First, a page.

Rules of Engagement

Published 12/6/20

Be the Best You Can be

It shouldn't be a surprise that when you go to the gaming table regardless if you are a player, DM or an observer, you want to bring your best self to the game. Everyone who sits around the table contributes to the creation of the story. Working together using the tools and brains of everyone is one of the key components of making sure that the story you are working on together is fun, everyone is engaged and everyone WANTS to be there. This following article is some of the the things I expect as a GM/DM/Keeper to make sure that everyone is having the best time they can have.

DM Wolfsfox's Basic Guide to Players Etiquette

As a DM, there are a thousand and one things that I am in charge of and need to keep track of when it comes to my games and my players.

Listed below are some of the expectations that I have for my players at my table (both online and in person).

  1. I expect my players to be at least 10 minutes prior to our starting time. Prior to Covid, the house would be open an hour before our scheduled gaming time and when it comes to my Roll 20 table I am on 15 minutes in advance.

Why? With online gaming now I want us to fix any tech issues before game so we don't loose gaming time due to one or more individuals not being able to use tech. When we were seeing people in person, and still now online we want to make sure that everyone, including me, has time to catch up with each other and share any news. As much as I love gaming, I also love my friends and want to hear about them as well before their character personas take over.

  1. I ask that my online players wear headphones for the general comfort and sanity of all who are playing.

Why? Feedback, background noises, pets, and just other people co existing in spaces can lead to lots of un-needed distractions. One configuration of my Call of Cthulhu group is currently on hold due to this rule. There is nothing more frustrating than players using tech that makes you hear everyone 4 times with feedback, or people not using headphones and doing other things while not fully paying attention to the game. All the noise with no headphones ended up making a player sick and within 15 minutes we had to call it quits.

  1. I ask that players (online) refrain from eating snacks or having side conversations on mic.

Why? IN PERSON gaming snacks are fine, but when you have a microphone and not push to talk... everyone can hear the munch crunching of doom . Nothing like having an epic speech ruined by Doritos. The time to eat is when you are muted or push-to-talk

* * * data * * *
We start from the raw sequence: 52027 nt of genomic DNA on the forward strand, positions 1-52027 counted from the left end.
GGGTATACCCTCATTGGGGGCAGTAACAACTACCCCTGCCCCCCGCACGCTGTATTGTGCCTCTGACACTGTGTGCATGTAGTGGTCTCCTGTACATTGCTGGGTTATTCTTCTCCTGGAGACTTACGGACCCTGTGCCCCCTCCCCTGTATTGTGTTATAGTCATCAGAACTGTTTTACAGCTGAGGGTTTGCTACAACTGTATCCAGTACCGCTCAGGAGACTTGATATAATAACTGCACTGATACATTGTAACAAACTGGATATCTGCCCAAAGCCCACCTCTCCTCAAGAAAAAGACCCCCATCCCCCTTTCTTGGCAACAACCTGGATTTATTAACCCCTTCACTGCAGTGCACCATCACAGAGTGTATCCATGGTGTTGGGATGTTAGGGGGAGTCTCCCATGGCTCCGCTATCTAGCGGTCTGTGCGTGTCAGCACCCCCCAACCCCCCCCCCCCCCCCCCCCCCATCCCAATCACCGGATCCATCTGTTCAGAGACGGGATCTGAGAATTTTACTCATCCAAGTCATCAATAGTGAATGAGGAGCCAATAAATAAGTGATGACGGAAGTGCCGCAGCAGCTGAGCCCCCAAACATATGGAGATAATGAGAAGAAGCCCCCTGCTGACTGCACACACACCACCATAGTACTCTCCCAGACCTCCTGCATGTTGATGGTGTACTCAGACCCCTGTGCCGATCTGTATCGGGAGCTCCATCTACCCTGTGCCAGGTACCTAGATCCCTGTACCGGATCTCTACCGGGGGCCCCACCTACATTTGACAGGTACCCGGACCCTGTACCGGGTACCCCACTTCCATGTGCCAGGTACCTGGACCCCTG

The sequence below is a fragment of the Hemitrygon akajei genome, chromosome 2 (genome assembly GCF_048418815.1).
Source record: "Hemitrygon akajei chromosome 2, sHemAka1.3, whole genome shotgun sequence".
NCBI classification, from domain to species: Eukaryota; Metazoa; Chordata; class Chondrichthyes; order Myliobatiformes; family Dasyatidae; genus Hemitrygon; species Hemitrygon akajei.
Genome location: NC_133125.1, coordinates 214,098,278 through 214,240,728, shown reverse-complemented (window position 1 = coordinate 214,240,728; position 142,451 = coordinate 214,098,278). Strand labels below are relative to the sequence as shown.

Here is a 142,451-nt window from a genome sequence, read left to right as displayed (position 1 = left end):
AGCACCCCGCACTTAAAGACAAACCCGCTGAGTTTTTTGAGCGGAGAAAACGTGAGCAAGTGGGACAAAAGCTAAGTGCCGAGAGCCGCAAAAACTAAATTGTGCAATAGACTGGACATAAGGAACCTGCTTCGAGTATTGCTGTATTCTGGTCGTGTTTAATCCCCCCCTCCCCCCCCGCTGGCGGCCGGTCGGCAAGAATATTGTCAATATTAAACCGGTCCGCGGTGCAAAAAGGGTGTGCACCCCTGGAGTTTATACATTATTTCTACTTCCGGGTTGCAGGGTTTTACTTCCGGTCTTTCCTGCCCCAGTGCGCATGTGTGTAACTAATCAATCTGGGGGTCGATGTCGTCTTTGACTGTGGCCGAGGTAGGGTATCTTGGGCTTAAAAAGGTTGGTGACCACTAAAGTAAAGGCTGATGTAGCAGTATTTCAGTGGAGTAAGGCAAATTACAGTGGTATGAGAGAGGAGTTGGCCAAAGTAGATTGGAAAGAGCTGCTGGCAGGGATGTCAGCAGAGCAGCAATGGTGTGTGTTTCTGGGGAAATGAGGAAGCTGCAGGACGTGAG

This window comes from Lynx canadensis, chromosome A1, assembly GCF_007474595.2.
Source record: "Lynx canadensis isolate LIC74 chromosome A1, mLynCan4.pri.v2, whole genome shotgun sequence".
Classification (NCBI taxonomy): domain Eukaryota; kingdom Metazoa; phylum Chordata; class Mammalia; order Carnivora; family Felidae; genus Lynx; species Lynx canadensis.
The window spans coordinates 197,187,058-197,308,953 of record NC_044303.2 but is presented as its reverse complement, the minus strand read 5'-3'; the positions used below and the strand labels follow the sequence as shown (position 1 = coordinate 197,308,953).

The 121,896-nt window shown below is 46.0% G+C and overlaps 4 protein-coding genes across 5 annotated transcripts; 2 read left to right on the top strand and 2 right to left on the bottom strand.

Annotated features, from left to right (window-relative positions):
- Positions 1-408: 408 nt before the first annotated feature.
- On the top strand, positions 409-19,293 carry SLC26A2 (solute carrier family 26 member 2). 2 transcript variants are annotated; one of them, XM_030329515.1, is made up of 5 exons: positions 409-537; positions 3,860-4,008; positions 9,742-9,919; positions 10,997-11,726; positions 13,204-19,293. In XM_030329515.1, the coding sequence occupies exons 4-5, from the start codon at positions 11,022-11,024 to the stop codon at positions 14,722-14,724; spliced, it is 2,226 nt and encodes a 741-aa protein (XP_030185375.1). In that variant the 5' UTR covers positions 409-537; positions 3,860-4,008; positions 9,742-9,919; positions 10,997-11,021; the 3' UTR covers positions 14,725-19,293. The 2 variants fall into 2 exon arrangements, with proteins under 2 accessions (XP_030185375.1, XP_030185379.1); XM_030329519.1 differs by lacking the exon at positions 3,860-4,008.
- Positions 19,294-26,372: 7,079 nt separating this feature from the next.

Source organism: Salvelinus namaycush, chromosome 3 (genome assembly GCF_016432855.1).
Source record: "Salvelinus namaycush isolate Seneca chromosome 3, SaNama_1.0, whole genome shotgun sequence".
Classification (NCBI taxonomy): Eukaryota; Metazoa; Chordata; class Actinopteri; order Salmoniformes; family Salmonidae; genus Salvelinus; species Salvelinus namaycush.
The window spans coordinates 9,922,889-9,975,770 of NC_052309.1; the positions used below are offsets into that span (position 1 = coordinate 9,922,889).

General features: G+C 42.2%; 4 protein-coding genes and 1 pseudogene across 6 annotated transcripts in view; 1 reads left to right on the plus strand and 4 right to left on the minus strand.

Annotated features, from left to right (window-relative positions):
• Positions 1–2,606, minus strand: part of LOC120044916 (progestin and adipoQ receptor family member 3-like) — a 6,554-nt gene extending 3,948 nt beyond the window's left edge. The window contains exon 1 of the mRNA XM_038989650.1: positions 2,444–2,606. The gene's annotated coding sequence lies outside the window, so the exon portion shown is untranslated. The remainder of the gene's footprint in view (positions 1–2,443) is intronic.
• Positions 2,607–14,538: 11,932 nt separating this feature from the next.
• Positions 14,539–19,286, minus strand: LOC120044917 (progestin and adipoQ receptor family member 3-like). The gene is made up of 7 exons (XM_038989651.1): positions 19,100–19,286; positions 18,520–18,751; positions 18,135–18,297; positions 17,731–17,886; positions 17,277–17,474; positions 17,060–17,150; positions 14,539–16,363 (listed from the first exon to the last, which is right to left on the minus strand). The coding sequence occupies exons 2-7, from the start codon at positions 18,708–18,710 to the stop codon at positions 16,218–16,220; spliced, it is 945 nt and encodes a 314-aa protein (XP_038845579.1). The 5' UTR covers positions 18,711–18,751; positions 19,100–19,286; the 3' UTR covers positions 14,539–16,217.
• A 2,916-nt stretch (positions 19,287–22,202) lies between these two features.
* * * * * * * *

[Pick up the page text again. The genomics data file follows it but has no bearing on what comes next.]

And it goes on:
1. I ask that players follow initiative order, taking turns in the spotlight and not talking over others.

  2. Turns should be kept to a reasonable amount of time. If a player does not know what they are doing they should hold their action to keep the game going in a reasonable fashion.

My rule with this is: If it comes to a players turn and I have said their name twice, and there is no response in 15 seconds I skip them. If a player, who has acknowledged that they know it's their initiative, does not come up with a plan within 30 seconds their turn is skipped.

Why? I have a visual posting of the initiative order in both my digital and in-person games sessions. It is everyone's understanding that if you are a caster you should know what spells you have and what they do, everyone knows what gear/items and abilities they have to use in combat and puzzle based situations. If there is an initiative order you know who is in front of you and have everyone else's terns to figure out what you would like to do. Now I understand that sometimes players move or do crazy things that can mess up other players plans and I am more than happy in those situations to give more time for proper planning to be made, but if you are just doing basic weapon attacks or a spell from your spell book I expect you to know what to do.

Too many times have I had spell casters NOT know what their spells do (such as a druid trying to cast a spell that takes and hour to cast do have it happen in one round) or try to pick spells that they don't know/have prepared. Phones are the devil of a distraction and if your memes are more important than knowing where you are in imitative I feel less upset if you miss your turn due to your own actions.

  1. Discuss actions in character and do not metagame. Discuss and plan as your characters would using their knowledge/skills/abilities.

Why? I have my players refer to each other as their character personas. This makes it easier to understand that it's their characters having these discussions/personalities/traits rather than the people sitting in the chairs. If there is a big battle to have happen, then your characters are the ones making the important decisions. If your group is not being stealthy and talking about how to rob a store they are currently standing in, the shop keep is going to react. This also leads into my rule of once something has been said at the table, that action or speech happens in game because that is what the character said or did.

  1. Dice should be rolled and then not moved/adjusted until after the math has been done and the turn is over.

Why? This way if people need to reference the numbers used and a player forgets they can simply look at the die and see the number again. Also, when players slide their dice, its easy to change the numbers. When I was working with my younger students and teaching them how to play D&D this was a very important concept. Even if the dice rolls to the other side of the table, it stays until your turn is over and all damage or skill checks have been accounted for.

Guidelines for Good Gaming